The art of postponing

Do not do today what you can do tomorrow

Published in El Pais, 30 June 2018.

A few months ago, a student from one of the classes that I teach did not turn in her work on time, and I was aware of this lack at the time of recording the notes in the system. As this work weighed a lot on the final grade, I ask the girl why she did not hand in the work. She replied that there was a family visit on the weekend and she postponed until the last moment, but in the end, she did not have time to finish. Needless to say,  that I was perplexed that someone gave me an excuse like this, especially because now there was the risk that she would fail for this class.

I wonder, why so many people have elevated procrastination to an almost artistic level? Once I read a phrase on a ceramic in Tarija that said: “Do not do today what you can do tomorrow”. Obviously, a funny reference to the opposite saying.

Another part that surprises me, and that happens a lot in the countries of Latin America, is the disrespect for deadlines. I always thought that when the delivery date is July 1st, it is July 1st. However, in Latin America, time is elastic, nothing is carved in stone. Thus, it is also very normal for a student to hand in his work the day after, sometimes accompanied by a cheap excuse, but others deliver it cynically without justifying their delay.

The problem is that in many cases we accept delays without penalties, fines, etc. and we thus maintain the bad habit of not respecting the deadlines. But this is not all. Human beings are bad in estimates. When you ask someone when they are going to finish a certain job, they will always tell you the most optimistic time, which is synonymous to the impossible. We say this to not disappoint the person with the request. Both people know that it is not realistic and thus impossible, but we still accept the optimistic estimate.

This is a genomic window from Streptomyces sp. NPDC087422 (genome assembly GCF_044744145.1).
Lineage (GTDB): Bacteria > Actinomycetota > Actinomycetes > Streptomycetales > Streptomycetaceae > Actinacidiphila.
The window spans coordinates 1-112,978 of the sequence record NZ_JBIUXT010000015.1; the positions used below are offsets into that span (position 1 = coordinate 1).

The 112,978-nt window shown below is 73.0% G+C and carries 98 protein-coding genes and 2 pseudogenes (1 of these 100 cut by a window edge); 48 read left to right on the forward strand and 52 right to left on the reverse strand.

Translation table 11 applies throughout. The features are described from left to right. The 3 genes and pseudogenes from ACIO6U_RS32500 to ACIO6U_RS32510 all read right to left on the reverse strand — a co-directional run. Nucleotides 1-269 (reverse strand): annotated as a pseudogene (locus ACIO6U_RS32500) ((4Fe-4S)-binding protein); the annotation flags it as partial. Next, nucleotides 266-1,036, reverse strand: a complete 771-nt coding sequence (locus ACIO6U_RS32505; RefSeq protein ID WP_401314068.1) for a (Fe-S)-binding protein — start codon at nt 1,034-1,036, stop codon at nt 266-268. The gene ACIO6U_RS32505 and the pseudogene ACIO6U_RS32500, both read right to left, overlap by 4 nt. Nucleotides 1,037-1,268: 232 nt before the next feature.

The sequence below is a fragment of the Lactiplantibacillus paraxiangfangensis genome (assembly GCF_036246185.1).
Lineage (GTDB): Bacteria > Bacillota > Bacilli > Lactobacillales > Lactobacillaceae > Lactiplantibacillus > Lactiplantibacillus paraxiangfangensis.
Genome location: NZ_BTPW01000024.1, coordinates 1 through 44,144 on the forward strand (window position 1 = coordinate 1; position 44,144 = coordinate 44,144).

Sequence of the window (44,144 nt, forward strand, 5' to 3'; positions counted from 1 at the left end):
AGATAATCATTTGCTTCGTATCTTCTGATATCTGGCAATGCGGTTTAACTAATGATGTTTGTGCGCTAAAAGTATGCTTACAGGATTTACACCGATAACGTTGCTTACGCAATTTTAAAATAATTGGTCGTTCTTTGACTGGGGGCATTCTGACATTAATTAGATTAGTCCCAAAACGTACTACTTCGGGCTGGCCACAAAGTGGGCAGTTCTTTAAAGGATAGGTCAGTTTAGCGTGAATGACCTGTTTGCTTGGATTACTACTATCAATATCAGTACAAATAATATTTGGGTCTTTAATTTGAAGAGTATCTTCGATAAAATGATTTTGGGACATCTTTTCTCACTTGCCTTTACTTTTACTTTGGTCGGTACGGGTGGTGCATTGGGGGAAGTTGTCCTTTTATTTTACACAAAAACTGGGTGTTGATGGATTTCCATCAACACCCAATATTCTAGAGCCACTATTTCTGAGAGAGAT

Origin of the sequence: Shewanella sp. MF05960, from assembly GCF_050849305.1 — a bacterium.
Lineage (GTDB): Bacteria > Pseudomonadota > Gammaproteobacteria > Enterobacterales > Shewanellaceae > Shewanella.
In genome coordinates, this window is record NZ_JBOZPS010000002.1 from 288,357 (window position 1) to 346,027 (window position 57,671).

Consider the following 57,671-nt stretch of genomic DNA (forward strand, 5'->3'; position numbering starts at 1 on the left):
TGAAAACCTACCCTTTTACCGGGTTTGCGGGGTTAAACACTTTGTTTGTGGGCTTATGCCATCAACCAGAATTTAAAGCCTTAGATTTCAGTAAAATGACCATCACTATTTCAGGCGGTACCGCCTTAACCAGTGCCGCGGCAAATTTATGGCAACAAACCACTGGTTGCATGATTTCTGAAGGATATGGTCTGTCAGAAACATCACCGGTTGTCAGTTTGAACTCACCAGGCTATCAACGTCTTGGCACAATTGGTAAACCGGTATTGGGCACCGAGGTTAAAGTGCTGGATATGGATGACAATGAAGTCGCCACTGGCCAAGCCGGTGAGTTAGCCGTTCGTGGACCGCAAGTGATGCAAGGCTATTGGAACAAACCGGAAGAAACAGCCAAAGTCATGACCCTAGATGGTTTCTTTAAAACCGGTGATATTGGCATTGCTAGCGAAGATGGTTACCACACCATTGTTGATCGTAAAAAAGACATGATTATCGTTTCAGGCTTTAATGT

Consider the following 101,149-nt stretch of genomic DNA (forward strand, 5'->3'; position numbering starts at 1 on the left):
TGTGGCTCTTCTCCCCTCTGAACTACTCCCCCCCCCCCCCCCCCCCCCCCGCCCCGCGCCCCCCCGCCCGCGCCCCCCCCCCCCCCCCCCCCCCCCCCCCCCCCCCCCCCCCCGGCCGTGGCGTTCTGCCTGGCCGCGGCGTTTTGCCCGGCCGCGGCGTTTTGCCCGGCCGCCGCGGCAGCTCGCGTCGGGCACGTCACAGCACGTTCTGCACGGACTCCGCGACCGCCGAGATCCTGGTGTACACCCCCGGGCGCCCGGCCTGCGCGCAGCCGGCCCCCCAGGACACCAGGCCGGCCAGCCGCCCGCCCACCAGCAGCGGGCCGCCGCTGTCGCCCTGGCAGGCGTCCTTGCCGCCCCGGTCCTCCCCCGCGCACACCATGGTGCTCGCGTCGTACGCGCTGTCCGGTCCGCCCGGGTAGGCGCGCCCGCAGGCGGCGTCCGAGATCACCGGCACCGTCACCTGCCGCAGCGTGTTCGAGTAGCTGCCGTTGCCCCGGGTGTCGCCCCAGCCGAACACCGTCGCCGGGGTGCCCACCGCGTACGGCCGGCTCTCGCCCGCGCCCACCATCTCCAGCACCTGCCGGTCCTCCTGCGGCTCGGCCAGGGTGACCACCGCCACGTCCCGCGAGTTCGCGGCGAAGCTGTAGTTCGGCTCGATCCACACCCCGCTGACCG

Perhaps my European genes prejudice me to understand the real significance of deadlines here in Bolivia. Maybe handing in until tomorrow, means the same as the day or the week after, and that denying my students this ‘flexibility’ is a violation of cultural custom.

However, it is always a relief when a store or a student turn in their work at the agreed time and I believe that, if someone wants to be successful as a professional, a good quality aspect is to respect deadlines and deliveries on time.

About Arnold Hagens 94 Articles
Arnold Hagens is Economist with strong interest in technology, marketing and coaching

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